Wednesday, December 20, 2017

Q&A#1:  What’s Still Left From Last Year’s State of the State?

Short answer:  About three more years’ worth of work.


I did a quick re-read of last Governor Eric Greitens’ State of the State speech from January to see what’s left on his agenda.  Here’s my quick scorecard.


Blue Alert.

Lobbyist waiting period.  Legislature passed a wait period, though not as long as Greitens had wanted.



Right to work.  Passed and signed but Round 2 is coming next year as the labor orgs put the issue before voters.



Tort reform.  Changes to expert witness testimony, and changes to the Missouri Merchandising Practices Act were made, but it’s expected there will be more this session.

Tax credit reform.  MHDC is just the opening battle.

Deregulation. The Gretiens team is in the middle of their effort to cut regulations across all agencies by a third.



Lobbyist gift ban.

Term limits for other statewide officeholders.

Prevailing wage.

Tech upgrades and investments across state government.

Restructuring of state government with resulting higher pay for state employees.

Tax reform.

Corrections reform.

Welfare reform.

Education Saving Accounts.


SOTS Pull Quote: And this is how we begin. Not every problem that we’re facing in the state of Missouri can be solved in the next week, the next month or the next year. But this agenda is a strong and bold start.


Follow-Up on Dark Money

Yesterday in my musings about the unknown source of the millions of dollars that powered Governor Eric Greitens’ campaign, I tossed out a few possible names.  One MOScouter admonished me that I was wrong to consider David Humphreys a suspect.  The mystery millions went to Greitens in the primary when Humphreys was still backing Greitens’ rival, Peter Kinder. And Humphreys – like Rex Sinquefield – has been largely upfront about his giving.


Never Know the Source of the Money

Last month the Federal Election Commission issued a $350,000 fine for money funneling that involved a few Missouri politicos.  See that article here.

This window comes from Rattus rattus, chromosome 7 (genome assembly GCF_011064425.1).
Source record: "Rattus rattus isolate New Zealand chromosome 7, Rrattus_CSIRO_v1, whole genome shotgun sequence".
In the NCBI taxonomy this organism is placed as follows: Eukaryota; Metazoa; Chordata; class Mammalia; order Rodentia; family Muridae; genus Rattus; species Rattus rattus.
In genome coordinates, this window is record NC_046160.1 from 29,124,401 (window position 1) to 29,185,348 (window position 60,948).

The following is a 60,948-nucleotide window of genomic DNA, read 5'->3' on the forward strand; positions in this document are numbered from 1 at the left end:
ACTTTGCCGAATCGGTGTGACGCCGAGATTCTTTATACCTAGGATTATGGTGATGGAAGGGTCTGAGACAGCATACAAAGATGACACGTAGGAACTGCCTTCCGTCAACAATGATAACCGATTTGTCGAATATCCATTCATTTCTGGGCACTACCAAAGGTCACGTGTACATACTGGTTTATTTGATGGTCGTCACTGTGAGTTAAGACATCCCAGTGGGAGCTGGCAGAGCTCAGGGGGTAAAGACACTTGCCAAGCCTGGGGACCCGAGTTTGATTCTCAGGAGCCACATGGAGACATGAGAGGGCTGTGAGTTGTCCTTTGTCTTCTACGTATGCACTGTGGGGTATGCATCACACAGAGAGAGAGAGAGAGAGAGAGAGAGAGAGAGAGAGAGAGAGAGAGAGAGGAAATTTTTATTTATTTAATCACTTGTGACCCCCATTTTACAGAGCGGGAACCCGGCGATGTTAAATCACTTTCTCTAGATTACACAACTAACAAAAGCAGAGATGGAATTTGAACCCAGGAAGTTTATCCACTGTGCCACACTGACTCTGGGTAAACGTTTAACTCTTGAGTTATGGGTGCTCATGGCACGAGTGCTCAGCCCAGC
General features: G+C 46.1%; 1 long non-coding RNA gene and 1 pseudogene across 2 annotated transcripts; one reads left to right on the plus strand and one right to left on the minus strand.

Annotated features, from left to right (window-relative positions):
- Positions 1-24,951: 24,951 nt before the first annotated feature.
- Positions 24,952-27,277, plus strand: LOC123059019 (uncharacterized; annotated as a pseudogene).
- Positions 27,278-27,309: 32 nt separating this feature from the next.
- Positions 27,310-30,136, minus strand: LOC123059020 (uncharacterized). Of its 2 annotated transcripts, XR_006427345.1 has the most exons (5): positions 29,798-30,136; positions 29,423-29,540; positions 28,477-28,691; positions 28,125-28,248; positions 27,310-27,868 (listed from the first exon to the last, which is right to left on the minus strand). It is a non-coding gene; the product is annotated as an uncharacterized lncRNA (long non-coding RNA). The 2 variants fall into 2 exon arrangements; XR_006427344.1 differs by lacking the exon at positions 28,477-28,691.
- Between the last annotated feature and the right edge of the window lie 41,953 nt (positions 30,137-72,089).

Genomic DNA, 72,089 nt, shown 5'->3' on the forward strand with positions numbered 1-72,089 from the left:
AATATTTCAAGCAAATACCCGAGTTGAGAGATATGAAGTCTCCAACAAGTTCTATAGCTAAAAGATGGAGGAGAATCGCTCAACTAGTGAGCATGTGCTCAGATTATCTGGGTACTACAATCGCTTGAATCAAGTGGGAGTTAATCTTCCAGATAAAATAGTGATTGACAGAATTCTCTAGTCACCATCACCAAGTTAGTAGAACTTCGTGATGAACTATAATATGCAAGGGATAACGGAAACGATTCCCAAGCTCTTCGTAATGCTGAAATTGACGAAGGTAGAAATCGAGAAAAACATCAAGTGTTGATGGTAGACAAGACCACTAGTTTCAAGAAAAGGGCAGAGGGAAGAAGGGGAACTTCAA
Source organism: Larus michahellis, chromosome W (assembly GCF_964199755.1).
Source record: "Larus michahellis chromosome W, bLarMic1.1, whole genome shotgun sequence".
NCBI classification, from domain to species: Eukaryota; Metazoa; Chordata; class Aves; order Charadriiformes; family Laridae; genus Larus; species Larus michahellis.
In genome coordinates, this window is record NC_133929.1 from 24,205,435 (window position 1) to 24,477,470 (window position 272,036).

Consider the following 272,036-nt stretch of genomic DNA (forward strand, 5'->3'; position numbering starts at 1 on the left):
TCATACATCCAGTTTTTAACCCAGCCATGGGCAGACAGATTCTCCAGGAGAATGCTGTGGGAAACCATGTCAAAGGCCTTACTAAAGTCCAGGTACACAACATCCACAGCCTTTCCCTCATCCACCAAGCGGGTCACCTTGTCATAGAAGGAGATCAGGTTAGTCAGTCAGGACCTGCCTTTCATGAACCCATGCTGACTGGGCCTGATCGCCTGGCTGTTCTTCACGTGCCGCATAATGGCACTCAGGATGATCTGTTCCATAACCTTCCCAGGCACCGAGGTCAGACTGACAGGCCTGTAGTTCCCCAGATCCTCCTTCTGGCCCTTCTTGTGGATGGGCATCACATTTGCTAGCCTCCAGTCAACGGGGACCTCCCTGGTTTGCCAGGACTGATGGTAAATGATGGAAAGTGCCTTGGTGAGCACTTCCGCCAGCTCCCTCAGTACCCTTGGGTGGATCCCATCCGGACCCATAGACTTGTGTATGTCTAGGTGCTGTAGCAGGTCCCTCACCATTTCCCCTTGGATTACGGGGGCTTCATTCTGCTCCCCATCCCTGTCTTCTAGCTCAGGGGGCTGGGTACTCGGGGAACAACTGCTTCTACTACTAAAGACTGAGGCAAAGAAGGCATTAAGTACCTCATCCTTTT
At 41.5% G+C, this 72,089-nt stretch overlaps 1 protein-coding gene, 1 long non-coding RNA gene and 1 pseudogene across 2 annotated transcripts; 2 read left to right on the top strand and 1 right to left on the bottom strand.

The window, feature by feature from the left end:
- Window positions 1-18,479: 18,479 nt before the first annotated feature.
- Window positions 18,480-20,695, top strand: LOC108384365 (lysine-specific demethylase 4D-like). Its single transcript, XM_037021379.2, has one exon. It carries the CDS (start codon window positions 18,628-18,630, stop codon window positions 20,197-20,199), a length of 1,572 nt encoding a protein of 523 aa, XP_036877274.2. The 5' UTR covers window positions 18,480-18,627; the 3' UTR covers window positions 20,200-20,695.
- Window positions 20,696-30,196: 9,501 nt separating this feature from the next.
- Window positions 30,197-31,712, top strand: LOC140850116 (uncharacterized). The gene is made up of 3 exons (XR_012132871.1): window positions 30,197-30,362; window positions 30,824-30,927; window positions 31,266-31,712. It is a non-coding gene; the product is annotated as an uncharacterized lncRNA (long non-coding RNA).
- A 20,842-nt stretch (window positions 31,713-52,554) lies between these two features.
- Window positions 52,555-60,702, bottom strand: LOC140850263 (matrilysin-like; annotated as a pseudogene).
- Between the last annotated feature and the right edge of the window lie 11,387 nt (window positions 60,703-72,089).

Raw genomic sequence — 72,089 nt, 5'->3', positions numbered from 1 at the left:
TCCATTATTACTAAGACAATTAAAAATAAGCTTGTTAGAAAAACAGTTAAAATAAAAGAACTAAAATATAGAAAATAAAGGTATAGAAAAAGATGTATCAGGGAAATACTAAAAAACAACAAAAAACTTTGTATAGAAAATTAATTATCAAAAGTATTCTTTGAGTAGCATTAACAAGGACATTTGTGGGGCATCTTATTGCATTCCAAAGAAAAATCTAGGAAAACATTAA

Yesterday in a tweet, FEC Commissioner Ellen Weintraub says we’ll never know the true source of the $1.7 million that was at the heart of the misdeed… How far will dark-money donors go to stay in the shadows? These guys laundered their millions thru 4 orgs, got away with keeping the name of the true donor secret, & are STILL suing @FEC to censor our reports. I’ve *never* seen this before. See it here.


42 Cents

Post-Dispatch reports on yesterday’s Missouri Housing Development Commission vote to stop using the state low-income housing tax credit.  See it here.

Pull Quote: The change was spearheaded by commission member Jason Crowell, who fought for years to rein in state tax credits as a Republican state senator from southeast Missouri. His plan would accept the federal low-income allocation but keep the state from matching it with its own tax credits… The state tax credit has drawn fire for being inefficient. Developers sell them to finance projects but typically receive just 42 cents on the dollar, far lower than the price paid for the federal credits.

Worth the Reminder

From last month’s MOScout: Auditors Susan Montee and Nicole Galloway both published audits citing the “43 cents on the dollar” number which made it seem as if 57 cents went to waste, fraud, or profiteering. In truth, both auditors (as CPAs) likely understood that while these numbers would help their audits get headlines, they were misleading.

The credits don’t pay out for roughly 13-14 years.  They can’t be redeemed until a building is completed and all units are leased to qualifying tenants, after which 1/10 of the credit award can be redeemed annually for 10 years. The length of the payoff is the main reason that credits don’t sell for a higher price.  This is easily grasped by anyone with a mortgage who realizes that you pay $400K over 30 years to buy a $200K.  Or just as the state itself gets about 52 cents on the dollar when it goes to the bond market for major capital projects. In other words, money ain’t free.